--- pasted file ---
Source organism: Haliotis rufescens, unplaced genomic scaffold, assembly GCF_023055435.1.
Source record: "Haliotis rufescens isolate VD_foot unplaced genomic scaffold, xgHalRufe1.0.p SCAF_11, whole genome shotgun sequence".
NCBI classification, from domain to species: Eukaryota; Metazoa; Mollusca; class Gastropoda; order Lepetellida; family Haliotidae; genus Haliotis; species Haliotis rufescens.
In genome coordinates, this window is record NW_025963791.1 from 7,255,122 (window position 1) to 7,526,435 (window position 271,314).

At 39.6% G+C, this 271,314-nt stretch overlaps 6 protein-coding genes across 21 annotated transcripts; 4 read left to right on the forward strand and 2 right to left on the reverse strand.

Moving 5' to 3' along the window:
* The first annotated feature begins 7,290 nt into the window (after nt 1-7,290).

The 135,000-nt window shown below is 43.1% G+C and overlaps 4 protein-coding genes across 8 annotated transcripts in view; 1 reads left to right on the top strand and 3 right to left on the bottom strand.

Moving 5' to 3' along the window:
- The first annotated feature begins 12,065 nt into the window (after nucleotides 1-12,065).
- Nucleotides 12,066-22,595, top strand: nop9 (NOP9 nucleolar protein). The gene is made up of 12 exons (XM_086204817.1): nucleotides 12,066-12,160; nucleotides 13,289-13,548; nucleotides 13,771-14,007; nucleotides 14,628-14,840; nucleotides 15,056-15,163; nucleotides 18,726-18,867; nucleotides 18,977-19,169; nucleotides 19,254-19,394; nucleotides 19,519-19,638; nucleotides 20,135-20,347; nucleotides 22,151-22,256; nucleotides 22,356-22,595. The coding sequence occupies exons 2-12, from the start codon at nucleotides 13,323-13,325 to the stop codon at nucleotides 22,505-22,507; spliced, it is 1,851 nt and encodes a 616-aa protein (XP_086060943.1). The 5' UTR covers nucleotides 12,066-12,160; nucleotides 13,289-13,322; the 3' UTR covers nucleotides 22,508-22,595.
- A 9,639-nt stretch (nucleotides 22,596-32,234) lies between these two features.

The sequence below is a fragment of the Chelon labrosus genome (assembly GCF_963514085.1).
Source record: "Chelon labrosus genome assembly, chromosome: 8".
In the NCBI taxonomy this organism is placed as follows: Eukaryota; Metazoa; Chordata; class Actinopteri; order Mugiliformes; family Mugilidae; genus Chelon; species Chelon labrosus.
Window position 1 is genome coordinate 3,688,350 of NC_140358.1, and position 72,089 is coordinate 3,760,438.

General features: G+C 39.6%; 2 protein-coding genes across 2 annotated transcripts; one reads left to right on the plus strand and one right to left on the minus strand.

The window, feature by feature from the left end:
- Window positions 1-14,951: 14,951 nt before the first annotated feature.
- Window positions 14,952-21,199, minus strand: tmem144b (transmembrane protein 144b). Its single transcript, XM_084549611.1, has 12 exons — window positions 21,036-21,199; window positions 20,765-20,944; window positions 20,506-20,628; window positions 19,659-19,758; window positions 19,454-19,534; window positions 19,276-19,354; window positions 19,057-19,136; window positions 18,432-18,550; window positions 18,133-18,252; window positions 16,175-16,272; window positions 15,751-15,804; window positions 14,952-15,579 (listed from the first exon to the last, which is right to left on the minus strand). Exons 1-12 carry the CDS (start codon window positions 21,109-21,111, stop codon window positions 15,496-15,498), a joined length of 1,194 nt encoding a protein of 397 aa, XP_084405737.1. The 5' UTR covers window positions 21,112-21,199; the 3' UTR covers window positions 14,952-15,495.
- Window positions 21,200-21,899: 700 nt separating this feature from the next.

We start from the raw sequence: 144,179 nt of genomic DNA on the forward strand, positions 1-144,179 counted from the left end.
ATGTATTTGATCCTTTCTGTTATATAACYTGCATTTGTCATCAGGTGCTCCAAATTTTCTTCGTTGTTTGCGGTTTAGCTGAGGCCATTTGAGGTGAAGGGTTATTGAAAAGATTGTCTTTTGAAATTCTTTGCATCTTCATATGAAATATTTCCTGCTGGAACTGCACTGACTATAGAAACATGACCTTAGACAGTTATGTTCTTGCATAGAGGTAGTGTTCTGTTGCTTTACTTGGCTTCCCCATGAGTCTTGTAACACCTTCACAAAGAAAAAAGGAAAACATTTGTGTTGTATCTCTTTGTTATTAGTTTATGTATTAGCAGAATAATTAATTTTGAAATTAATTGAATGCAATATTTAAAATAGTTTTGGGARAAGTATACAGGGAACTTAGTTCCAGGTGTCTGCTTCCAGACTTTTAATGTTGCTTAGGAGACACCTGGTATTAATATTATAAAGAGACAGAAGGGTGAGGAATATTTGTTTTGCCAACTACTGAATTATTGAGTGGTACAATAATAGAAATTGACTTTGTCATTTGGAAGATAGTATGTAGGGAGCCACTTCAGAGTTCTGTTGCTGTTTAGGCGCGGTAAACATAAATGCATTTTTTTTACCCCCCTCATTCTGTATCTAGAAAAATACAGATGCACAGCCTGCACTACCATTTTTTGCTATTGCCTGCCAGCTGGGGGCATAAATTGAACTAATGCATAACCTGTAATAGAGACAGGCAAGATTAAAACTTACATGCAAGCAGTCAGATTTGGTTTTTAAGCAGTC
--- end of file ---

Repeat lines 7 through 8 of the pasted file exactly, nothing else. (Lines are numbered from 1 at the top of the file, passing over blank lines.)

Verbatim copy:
* The first annotated feature begins 7,290 nt into the window (after nt 1-7,290).

The 135,000-nt window shown below is 43.1% G+C and overlaps 4 protein-coding genes across 8 annotated transcripts in view; 1 reads left to right on the top strand and 3 right to left on the bottom strand.